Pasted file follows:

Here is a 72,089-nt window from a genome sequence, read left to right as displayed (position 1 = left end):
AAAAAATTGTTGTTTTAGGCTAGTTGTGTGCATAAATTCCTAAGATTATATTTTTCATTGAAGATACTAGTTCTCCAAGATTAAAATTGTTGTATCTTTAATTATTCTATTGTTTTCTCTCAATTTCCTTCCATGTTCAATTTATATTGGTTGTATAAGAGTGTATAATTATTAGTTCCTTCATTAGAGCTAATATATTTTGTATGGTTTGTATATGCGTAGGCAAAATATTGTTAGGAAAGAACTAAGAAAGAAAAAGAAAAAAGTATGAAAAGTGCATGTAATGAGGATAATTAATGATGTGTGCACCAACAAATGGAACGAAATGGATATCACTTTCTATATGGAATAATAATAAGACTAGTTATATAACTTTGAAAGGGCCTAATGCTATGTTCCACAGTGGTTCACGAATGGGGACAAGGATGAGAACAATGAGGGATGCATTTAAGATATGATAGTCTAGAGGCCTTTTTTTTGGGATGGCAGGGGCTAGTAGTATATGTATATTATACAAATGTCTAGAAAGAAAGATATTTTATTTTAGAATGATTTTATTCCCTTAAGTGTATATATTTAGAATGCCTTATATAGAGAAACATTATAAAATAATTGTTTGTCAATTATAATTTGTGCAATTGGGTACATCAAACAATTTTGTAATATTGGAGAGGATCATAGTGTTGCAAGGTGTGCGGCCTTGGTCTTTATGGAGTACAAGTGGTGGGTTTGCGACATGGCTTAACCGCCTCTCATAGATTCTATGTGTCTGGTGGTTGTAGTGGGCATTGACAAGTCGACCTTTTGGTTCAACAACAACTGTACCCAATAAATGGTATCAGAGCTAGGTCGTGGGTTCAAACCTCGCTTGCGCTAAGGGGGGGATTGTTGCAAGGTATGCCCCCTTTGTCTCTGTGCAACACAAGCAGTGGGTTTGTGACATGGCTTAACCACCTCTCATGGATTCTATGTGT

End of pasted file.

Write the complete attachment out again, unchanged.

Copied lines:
Here is a 72,089-nt window from a genome sequence, read left to right as displayed (position 1 = left end):
AAAAAATTGTTGTTTTAGGCTAGTTGTGTGCATAAATTCCTAAGATTATATTTTTCATTGAAGATACTAGTTCTCCAAGATTAAAATTGTTGTATCTTTAATTATTCTATTGTTTTCTCTCAATTTCCTTCCATGTTCAATTTATATTGGTTGTATAAGAGTGTATAATTATTAGTTCCTTCATTAGAGCTAATATATTTTGTATGGTTTGTATATGCGTAGGCAAAATATTGTTAGGAAAGAACTAAGAAAGAAAAAGAAAAAAGTATGAAAAGTGCATGTAATGAGGATAATTAATGATGTGTGCACCAACAAATGGAACGAAATGGATATCACTTTCTATATGGAATAATAATAAGACTAGTTATATAACTTTGAAAGGGCCTAATGCTATGTTCCACAGTGGTTCACGAATGGGGACAAGGATGAGAACAATGAGGGATGCATTTAAGATATGATAGTCTAGAGGCCTTTTTTTTGGGATGGCAGGGGCTAGTAGTATATGTATATTATACAAATGTCTAGAAAGAAAGATATTTTATTTTAGAATGATTTTATTCCCTTAAGTGTATATATTTAGAATGCCTTATATAGAGAAACATTATAAAATAATTGTTTGTCAATTATAATTTGTGCAATTGGGTACATCAAACAATTTTGTAATATTGGAGAGGATCATAGTGTTGCAAGGTGTGCGGCCTTGGTCTTTATGGAGTACAAGTGGTGGGTTTGCGACATGGCTTAACCGCCTCTCATAGATTCTATGTGTCTGGTGGTTGTAGTGGGCATTGACAAGTCGACCTTTTGGTTCAACAACAACTGTACCCAATAAATGGTATCAGAGCTAGGTCGTGGGTTCAAACCTCGCTTGCGCTAAGGGGGGGATTGTTGCAAGGTATGCCCCCTTTGTCTCTGTGCAACACAAGCAGTGGGTTTGTGACATGGCTTAACCACCTCTCATGGATTCTATGTGT